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The spread of biryani, chicken 65, and naan at Aladdin Sweets & Cafe.

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This Stretch of Conant Avenue Is a Bangladeshi Feast

Eat all the biryani on a crawl through Banglatown

Welcome to Food Crawls, a series in which Eater Detroit staffers guide you (virtually) on various food crawls in the metro Detroit area. When we go out, we often find ourselves wanting to try more than one restaurant or bar at a time. On some occasions we seek out a specific dish or drink, while on others we might explore a style of cuisine special to a neighborhood. Email us if there’s a particular theme, specific dish or drink, or neighborhood you’d like to see covered in a future installment.


Welcome to Banglatown, home to one of the largest Bangladeshi communities in the United States. Over the past 30 years or so, Bangladeshi immigrants have been settled down in this neighborhood straddling the border of Hamtramck and Detroit. The area has been bolstered by an influx of businesses from grocery stores to sari shops catering to Southeast Asian residents and the variety of restaurants clustered together along main thoroughfares make it a particularly good spot to sample Bangladeshi cuisine.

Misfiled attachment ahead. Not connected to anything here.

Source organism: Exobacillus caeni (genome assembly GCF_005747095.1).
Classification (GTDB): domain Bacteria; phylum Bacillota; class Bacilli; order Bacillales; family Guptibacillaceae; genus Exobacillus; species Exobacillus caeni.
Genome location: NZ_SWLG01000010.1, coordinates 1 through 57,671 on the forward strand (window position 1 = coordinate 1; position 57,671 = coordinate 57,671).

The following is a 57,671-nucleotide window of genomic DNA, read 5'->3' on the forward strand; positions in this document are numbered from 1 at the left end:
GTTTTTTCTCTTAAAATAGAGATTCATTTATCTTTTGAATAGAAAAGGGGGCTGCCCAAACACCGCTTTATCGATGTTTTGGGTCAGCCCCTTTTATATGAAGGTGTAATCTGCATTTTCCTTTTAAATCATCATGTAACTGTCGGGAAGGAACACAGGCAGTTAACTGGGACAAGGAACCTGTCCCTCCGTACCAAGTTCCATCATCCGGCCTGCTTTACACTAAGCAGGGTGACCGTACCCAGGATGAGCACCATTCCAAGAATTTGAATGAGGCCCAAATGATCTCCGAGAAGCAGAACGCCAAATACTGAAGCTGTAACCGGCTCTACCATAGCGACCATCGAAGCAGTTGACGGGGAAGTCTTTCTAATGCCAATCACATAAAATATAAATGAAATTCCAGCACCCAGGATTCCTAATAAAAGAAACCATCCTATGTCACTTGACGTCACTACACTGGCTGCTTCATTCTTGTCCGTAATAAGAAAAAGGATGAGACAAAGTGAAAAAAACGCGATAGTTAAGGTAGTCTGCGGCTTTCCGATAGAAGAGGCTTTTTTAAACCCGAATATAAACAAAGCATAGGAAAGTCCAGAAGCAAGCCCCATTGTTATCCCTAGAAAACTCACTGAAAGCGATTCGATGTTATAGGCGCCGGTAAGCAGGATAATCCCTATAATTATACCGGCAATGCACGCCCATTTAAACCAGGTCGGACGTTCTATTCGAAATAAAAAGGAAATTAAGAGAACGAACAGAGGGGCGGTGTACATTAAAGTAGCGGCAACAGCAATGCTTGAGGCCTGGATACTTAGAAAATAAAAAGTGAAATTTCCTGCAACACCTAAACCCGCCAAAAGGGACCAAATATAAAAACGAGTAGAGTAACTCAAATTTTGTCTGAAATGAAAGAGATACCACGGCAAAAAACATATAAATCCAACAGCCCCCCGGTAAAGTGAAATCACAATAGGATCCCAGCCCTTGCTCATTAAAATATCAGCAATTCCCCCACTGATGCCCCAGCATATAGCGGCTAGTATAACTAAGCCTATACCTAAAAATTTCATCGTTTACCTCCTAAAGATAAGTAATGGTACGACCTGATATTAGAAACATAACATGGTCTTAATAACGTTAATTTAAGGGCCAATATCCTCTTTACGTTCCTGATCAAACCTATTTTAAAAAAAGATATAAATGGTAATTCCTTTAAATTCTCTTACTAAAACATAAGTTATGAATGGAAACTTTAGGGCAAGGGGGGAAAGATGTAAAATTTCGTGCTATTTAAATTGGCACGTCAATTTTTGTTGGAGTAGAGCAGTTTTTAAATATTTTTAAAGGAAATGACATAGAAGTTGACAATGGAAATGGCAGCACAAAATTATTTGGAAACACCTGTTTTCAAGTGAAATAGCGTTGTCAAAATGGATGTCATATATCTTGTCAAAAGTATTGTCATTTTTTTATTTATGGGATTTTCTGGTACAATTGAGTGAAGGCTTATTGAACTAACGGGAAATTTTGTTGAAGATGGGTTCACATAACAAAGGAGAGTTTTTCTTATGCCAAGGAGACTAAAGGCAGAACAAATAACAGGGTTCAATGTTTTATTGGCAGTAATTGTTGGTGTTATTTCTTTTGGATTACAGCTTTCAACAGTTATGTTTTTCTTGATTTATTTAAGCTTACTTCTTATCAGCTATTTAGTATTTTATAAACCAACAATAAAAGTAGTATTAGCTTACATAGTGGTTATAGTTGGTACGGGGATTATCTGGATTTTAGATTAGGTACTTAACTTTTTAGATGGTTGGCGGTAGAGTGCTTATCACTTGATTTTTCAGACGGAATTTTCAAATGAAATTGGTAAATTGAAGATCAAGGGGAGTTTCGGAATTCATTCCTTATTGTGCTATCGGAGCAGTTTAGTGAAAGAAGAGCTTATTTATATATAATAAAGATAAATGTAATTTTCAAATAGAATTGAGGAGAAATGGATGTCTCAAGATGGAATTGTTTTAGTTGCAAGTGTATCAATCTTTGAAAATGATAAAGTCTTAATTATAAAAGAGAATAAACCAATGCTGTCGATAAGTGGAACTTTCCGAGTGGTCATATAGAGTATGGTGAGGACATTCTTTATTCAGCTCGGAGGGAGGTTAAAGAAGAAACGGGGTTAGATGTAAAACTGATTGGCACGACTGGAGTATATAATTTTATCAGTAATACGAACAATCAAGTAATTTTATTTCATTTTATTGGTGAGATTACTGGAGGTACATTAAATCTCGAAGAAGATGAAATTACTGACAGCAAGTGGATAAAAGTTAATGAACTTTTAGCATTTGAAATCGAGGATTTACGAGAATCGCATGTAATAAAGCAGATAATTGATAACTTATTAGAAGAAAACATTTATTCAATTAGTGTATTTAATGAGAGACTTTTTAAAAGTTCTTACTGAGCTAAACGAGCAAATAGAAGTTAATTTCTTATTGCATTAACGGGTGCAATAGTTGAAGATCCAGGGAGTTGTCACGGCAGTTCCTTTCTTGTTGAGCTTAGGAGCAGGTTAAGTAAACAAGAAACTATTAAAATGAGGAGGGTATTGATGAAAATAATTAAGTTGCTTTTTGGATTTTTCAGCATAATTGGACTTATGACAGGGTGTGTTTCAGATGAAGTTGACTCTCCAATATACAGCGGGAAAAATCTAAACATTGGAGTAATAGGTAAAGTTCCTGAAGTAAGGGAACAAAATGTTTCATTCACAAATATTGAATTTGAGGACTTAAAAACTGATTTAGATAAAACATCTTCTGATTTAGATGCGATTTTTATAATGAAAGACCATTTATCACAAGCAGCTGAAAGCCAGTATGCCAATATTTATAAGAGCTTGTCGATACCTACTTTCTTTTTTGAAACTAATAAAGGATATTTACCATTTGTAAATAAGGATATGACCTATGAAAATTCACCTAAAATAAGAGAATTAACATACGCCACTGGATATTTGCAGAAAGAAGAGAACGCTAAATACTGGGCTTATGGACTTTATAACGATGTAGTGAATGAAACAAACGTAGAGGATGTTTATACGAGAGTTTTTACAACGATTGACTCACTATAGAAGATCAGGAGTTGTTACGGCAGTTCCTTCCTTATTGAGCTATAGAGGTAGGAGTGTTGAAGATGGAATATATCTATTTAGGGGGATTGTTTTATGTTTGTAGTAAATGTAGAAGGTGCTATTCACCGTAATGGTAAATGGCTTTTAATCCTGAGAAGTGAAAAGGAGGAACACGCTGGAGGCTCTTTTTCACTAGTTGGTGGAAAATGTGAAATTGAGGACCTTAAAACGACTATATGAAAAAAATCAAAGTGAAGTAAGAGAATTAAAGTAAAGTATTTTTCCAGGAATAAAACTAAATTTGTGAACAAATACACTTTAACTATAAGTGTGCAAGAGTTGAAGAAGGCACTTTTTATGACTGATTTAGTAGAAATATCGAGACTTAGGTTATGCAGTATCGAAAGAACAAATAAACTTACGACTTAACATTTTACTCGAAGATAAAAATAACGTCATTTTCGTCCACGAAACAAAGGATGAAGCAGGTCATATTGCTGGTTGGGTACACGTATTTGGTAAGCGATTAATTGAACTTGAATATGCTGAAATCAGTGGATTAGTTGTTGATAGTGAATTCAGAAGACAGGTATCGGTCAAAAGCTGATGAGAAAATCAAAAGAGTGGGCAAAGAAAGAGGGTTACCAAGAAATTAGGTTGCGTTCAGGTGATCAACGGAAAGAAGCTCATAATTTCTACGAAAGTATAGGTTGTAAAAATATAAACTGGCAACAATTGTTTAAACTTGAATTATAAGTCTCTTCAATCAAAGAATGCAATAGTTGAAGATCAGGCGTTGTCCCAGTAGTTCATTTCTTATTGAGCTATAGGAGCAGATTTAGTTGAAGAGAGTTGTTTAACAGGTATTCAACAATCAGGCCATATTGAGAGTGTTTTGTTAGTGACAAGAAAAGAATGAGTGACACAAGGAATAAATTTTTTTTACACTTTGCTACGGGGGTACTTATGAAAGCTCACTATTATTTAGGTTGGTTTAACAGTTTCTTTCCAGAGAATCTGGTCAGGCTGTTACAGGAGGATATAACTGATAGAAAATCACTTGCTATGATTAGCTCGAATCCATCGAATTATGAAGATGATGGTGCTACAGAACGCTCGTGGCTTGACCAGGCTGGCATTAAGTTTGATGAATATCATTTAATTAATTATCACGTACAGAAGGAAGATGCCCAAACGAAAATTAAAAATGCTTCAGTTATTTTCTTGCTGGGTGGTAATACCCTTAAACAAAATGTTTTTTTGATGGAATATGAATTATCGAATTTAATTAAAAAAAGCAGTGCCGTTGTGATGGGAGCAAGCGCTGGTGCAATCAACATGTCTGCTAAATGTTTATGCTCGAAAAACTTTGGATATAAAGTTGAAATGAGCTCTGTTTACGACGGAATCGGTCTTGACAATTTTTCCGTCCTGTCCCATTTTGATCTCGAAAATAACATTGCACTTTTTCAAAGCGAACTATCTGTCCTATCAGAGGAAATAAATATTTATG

Bangladesh is located east of India and shares a similar flavor palette to Indian foods, while also specializing in recipes using fish. Bangladeshis also take pride in their dessert-making techniques, and the resulting delicate homemade sweets called mishti in Bangla are often prominently featured in the names of restaurants.

For this crawl, Eater’s team took a stroll up Conant Avenue — which between Harold and Davison Streets is known as Bangladesh Avenue — in search of biryani, curry, and more. Bangladeshi foods are best enjoyed with friends and family. All the restaurants featured foods starting at $1, with main courses in the $10 range. Here, we start and Aladdin Sweets & Cafe and work our way down to Reshmi. Oh yeah, and it’s fine to eat with your hands.

Stats from this food crawl:
Number of stops: 3
Distance: 0.1 mile
Plates of biryani ordered: 2
Number of hours spent on food crawl: 3


Biryani and Chicken 65 at Aladdin Sweets & Café

11945 Conant St., Hamtramck

The main dining room at Aladdin in Hamtramck.
A woman scoops bright red cubes of chicken with onions and cilantro onto a plate with a metal spoon.
A helping of chicken 65 at Aladdin in Hamtramck.
Michelle and Chris Gerard

Aladdin Sweets & Café is known for its endless supply of desserts. This local community favorite opened its doors in 1998, serving an extensive Bangladeshi menu and a reliable daily buffet where customers can fill up on curries and rice. On this visit, we went for two chicken dishes — chicken biryani and the somewhat mysteriously numbered chicken 65 — as well as a plate of naan.